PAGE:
- Non-specific in isolation (it may still be consistent with the history given or more likely to be due to one explanation than another)
- Suggestive of an organic condition/alternative explanation.
In relation to specific allegations or concerns, finding may also be either:
- Consistent with the allegation made
- Incidental to the allegation made
- Not consistent with the allegation made (although the absence of marks does not preclude the possibility of reported events having occurred in the majority of cases).
For example, a collection of bruises to the shins, in isolation, could be described as non-specific in size, shape, number and location (being an area frequently injured accidentally in active mobile children); in the context of an allegation made by the child of being kicked by an adult, the presence of these injuries would be consistent and may therefore be considered supportive of the allegation. By contrast, a fan-shaped distribution of linear petechial marks to the cheek spaced by 1cm finger-shaped areas of sparing, would, in isolation, be suggestive of a slap mark; it would remain a finding of concern even in the absence of a history, or indeed in the presence of an incompatible history such as “I fell down the stairs”. Findings may also be suggestive of inflicted injury in isolation, but be consistent with an accidental mechanism offered in the history, such as an ear pina bruise with a history of having fallen with the side of the head on the metal rim of a trampoline.
- There are different approaches to how the case is Peer Reviewed. If the additional roles above are employed, an example format for each case is as follows:
- Images are shown to the group, with the examining clinician stating the age of the child, but without giving further history.
- ‘The Describer’ states what they can see on the images and gives their initial impression of interpretation.
- The Chair then invites comments and opinions from the remainder of the group.
- The Examining Clinician will then present the case details including any history offered, their findings and interpretation. They should comment on the quality of the image and whether this adequately reflects the findings at examination.
- The ‘Friendly Challenger’ puts questions to the examining doctor and prompts discussion by the wider group.
- The Examining Clinician will summarise their concluding thoughts, including any actions they will take as a result of discussion.
- The Chair will summarise the learning points for the minutes, before inviting the next case.
- The roles (apart from Chair and Minute-taker) will rotate for the next case.
- Open discussion should take place, ensuring the discussion remains balanced between constructive criticism and support, whilst avoiding collusion.
- Where possible the group will seek consensus in forming a view on the case
- In most cases, particularly in the planned child protection assessments, Peer Review will take place at some time after the Child Protection Report has been sent. All reports should include a statement that cases may be Peer Reviewed (see appendix for example phrasing)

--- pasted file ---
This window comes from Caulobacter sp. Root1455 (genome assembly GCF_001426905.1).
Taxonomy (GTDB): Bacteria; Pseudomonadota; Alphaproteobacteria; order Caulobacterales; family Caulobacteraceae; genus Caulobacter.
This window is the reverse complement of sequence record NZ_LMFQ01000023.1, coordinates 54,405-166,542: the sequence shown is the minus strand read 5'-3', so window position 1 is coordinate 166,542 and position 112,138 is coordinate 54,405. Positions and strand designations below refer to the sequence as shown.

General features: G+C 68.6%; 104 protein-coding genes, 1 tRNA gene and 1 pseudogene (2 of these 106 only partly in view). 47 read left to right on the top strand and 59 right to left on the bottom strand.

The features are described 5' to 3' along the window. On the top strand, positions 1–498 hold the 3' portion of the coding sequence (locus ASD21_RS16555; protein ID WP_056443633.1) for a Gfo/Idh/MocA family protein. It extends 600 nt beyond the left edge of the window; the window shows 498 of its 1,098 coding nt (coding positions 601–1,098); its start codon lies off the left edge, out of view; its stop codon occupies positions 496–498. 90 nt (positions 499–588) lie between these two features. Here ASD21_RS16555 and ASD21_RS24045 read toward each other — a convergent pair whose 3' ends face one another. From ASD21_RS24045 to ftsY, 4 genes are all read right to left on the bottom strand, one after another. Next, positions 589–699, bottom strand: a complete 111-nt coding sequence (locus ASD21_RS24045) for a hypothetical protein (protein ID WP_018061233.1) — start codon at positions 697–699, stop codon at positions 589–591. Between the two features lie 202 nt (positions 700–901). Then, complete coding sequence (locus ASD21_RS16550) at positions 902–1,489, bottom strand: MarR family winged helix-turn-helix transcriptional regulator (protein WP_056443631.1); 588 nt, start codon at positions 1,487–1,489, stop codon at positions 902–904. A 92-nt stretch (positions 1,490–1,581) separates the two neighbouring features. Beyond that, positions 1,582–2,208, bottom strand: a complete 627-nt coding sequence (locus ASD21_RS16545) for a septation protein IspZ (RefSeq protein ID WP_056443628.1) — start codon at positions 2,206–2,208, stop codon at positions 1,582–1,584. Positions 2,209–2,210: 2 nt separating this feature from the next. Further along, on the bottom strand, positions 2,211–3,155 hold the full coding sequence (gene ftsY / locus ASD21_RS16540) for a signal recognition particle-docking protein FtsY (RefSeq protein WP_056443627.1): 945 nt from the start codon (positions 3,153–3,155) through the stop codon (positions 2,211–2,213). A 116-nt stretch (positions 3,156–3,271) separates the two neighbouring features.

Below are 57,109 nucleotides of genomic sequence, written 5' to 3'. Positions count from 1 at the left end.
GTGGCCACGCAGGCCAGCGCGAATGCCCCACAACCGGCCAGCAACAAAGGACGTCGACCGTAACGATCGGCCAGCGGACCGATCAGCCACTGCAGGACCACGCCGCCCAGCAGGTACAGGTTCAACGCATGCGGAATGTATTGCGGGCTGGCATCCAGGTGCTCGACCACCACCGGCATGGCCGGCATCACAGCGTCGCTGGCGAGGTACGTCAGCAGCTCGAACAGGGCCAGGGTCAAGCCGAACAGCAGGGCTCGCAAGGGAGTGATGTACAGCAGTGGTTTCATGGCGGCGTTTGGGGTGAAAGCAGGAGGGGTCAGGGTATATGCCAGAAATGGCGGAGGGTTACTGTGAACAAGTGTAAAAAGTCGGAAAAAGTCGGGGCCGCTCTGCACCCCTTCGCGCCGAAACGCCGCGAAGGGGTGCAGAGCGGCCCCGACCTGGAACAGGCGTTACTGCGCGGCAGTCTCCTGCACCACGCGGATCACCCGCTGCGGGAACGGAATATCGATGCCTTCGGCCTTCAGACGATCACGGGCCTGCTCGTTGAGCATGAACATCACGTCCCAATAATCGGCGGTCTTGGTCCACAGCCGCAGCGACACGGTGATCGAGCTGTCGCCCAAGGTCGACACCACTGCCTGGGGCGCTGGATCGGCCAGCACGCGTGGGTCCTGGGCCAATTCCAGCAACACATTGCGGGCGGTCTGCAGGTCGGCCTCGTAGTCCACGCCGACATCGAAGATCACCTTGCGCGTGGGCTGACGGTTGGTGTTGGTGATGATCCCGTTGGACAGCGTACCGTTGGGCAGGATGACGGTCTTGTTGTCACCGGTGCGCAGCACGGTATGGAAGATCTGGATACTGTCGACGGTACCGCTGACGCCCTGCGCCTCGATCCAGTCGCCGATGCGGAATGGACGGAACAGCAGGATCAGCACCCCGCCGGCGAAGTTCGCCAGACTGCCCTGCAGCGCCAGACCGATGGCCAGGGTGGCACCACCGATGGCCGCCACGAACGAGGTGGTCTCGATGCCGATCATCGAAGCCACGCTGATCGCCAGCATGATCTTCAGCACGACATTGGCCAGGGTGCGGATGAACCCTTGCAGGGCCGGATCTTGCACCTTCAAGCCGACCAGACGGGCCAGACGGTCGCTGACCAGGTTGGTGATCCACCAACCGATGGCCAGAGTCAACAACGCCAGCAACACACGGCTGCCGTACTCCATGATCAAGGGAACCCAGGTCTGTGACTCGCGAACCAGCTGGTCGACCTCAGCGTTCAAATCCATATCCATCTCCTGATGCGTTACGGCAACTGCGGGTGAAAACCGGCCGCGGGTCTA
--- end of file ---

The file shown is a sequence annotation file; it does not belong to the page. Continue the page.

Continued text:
- Where Peer Review discussion alters the opinion of the examining doctor or includes possibilities not previously addressed in their report, an addendum report should be produced, and relevant professionals notified (for example telephone discussion with social worker)
- It is not necessary to produce an addendum report merely to state that Peer Review has occurred. However, any legal discussion, report or statement produced subsequent to the Peer Review will make it clear that the case (or aspects of it) has been Peer Reviewed; this should state that there was consensus agreement if applicable; if Peer Review has raised new possible interpretations of the findings and highlighted evidence-base not previously considered, this must be stated by the examining doctor (see Records below).
- Any significant dissent at Peer Review must be recorded, with reasons for the counter-view listed. Significant dissent is not the same as routine challenge (“playing devil’s advocate’) but refers to fundamental disagreement about the nature of the finding or interpretation (i.e. the likelihood of it being inflicted injury).
- It is the examining clinician (or supervising consultant) for each case who is responsible for ensuring documentation of any actions and/or change of opinion; they are also responsible for ensuring actions are completed (including addendum reports if required).
Principles and considerations of documenting the Peer Review meeting
A record of all Peer Review meetings must be kept.
The recording of Peer Review has been a source of controversy for many paediatricians: there is a potential tension between the recording of friendly challenge and the risk of generating a court-admissible second opinion (see Legal Considerations below); there is a need for a central record that this auditable for Service-level assurance and individual appraisal purposes; at the same time, since there are case-management (and potential forensic) implications there is a need for patient-specific entries in clinical notes of each case discussed.
Meeting these various needs and resolving potential tension is best met by keeping a set of central minutes and making individual patient records entries. Care should be taken about what is documented and where, reflecting the purpose of Peer review.